Australia New South Wales Sydney
Hogarth, Erichsen & Co. Token Threepence 1858 (AD)
Mint: see References
Standard references: Andrews 686 = Heyde 115/3
A round silver token (16 mm dia) featuring the name and business of the issuer: Hogarth, Erichsen and Co., Jewellers Sydney around a kangaroo and emu standing either side of a small palm The reverse features the denomination "3" within an oak wreath and the date. This token is worn and has a hole.
At centre a small native palm with a kangaroo on left and emu on right, all on a curved base, a branch with seven leaves to the left of the kangaroo; around, [HOGART]H ERIC[HS]EN & C JEWELLERS . [SYD]NEY. Border of dots. The obverse die is showing cracks from the palm through the head of the emu and above the tops of the letters WELL of the word JEWELLERS. It is holed through the letters HS.
At centre within an oak wreath a large numeral 3, 7.0 mm tall, this divides the date 18 58. The right side of the oak wreath starts with three leaves. Border of dots
Transfer from National Gallery of Victoria (NGV), Eugene von Guerard, 15 Mar 1976
Obverse: HOGARTH ERICHSEN &C JEWELLERS .SYDNEY. Reverse: 3 1858
Type of item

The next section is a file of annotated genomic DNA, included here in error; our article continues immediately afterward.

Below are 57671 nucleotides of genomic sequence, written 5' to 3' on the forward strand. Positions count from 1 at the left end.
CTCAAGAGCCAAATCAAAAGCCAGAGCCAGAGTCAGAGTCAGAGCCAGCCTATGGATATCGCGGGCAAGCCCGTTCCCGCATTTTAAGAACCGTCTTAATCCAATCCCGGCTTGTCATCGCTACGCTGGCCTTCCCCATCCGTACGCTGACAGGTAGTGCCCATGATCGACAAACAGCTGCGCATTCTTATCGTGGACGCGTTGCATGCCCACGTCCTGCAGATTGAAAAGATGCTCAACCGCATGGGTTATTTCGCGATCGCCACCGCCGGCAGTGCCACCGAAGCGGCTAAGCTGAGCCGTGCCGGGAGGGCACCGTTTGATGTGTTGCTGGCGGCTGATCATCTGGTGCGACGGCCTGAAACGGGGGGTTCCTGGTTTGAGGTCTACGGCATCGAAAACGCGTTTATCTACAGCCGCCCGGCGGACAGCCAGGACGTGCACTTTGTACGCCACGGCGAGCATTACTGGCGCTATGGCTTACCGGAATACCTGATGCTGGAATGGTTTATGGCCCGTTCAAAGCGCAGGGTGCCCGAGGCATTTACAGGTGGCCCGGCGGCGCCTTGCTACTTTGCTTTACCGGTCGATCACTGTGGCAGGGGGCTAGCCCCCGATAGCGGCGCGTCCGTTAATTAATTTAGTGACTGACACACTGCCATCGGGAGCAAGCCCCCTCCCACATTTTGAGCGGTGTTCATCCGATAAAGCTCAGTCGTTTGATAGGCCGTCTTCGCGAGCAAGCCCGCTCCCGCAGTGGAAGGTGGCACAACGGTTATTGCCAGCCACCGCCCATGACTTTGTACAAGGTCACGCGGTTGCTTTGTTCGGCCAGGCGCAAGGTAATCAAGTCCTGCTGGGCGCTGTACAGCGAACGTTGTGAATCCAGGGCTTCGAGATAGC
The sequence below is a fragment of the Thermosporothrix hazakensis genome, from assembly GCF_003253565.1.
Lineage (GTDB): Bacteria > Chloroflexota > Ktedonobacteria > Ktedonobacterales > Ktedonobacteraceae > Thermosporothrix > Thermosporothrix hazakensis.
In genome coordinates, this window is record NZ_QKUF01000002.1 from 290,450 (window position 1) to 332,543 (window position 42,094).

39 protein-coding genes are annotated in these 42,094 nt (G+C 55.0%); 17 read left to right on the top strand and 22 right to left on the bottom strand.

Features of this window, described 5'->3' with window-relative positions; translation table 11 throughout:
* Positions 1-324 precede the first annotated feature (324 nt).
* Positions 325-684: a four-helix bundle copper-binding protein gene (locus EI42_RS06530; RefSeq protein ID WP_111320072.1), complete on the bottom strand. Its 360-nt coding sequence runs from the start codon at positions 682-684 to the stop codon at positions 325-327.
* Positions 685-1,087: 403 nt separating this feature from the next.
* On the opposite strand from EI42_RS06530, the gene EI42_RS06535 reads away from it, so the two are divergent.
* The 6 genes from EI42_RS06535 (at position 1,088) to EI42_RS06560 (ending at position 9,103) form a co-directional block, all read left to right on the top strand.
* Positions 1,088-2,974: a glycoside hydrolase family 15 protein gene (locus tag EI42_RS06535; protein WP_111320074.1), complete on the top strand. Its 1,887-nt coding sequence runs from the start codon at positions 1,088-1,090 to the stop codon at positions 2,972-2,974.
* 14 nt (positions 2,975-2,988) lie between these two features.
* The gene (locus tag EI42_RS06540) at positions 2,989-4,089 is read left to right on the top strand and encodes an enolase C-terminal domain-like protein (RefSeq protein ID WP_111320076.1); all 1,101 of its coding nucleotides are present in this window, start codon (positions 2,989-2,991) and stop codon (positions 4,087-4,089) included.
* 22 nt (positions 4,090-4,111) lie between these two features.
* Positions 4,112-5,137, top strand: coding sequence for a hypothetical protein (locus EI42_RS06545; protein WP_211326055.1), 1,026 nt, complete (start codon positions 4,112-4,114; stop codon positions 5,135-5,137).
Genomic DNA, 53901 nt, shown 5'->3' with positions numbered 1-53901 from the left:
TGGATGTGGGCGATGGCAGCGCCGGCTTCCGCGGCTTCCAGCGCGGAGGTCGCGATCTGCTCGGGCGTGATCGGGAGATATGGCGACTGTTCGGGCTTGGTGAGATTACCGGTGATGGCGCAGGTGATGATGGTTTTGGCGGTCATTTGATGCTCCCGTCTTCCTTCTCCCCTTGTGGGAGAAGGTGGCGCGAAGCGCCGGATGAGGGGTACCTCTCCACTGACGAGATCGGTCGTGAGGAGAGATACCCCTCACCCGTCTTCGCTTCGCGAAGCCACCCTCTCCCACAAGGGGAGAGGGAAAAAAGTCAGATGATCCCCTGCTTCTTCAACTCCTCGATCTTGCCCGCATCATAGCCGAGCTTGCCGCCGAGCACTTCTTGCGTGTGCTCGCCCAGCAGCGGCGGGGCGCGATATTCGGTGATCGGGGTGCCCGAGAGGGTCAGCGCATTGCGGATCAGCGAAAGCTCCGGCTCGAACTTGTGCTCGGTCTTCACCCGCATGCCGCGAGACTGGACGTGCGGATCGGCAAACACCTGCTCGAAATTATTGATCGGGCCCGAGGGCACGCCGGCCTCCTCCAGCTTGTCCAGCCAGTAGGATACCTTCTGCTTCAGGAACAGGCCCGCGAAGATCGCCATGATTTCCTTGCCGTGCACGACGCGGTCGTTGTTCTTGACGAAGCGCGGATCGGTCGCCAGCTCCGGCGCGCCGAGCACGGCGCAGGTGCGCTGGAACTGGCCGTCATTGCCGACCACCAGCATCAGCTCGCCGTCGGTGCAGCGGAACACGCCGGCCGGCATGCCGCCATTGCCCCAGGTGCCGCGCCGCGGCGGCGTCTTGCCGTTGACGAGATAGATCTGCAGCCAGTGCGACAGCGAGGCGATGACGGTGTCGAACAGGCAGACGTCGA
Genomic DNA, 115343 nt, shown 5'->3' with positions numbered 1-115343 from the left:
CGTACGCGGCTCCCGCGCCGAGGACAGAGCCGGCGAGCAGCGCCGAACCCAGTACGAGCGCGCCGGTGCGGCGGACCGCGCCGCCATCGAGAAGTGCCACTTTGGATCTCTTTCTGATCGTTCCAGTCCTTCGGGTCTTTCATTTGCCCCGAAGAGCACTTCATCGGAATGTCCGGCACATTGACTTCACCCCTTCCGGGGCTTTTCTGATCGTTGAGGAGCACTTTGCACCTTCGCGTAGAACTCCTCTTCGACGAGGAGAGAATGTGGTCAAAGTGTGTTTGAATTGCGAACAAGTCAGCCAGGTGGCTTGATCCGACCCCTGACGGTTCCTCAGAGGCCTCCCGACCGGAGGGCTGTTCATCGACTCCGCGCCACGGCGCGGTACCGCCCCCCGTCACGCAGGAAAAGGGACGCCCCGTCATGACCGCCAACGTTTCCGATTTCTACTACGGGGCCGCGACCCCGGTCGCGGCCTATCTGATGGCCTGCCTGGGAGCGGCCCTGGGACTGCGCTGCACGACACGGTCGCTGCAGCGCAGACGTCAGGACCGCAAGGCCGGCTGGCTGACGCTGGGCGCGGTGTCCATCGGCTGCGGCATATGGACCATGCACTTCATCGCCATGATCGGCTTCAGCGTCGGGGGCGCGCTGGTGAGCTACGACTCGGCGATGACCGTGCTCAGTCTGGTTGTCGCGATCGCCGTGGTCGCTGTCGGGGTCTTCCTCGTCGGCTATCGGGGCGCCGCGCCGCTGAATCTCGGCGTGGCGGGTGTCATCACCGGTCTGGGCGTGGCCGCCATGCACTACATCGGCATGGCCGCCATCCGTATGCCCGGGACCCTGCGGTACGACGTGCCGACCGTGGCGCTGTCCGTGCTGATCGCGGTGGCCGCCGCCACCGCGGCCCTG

16 mm (Outside Diameter), 1.347 g (Weight)
Token is holed
Andrews 686 = Heyde 115/3 "Hogarth, Erichsen & Co. were jewellers in Sydney, and confined their energies to the issue of large numbers of threepences bearing their name. There were no less than eight varieties, often invery inferior metal. Indeed, so poor was the quality that it is said that they were withdrawn under Government pressure. Erichsen is credited with being the actual maker, and also with having the habit of striking a few whenever he felt in need of refreshment. Hogarth was also a practicle die-sinker, and for years after the firm was dissolved, worked largely for Stokes, in Melbourne, though never in his workshop." Andrews, Arthur Dr., Australasian Tokens and Coins, Mitchell Library, Sydney, 1921 p. 16. "The Hogarth, Erichsenpieces are of a later date, and generally of inferior metal. They were mostly struck at Leichardt in a press owned by Mr. Thornthwaite, who knew both Hogarth and Erichsen intimately... He (Hogarth0 may have prepared the die for this piece (the Aboriginal 4d And. 692) and possibly others, though Erichsen is generally credited with the making of the dies." Andrews, Arthur Dr., Australasian Tokens and Coins, Mitchell Library, Sydney, 1921 p. 112.
[Book] Andrews, Arthur. 1921. Australasian Tokens and Coins.
[Book] Heyde, Gilbert C. & Skinner, Dion H. 1967. Unofficial Coins of Colonial Australia and New Zealand.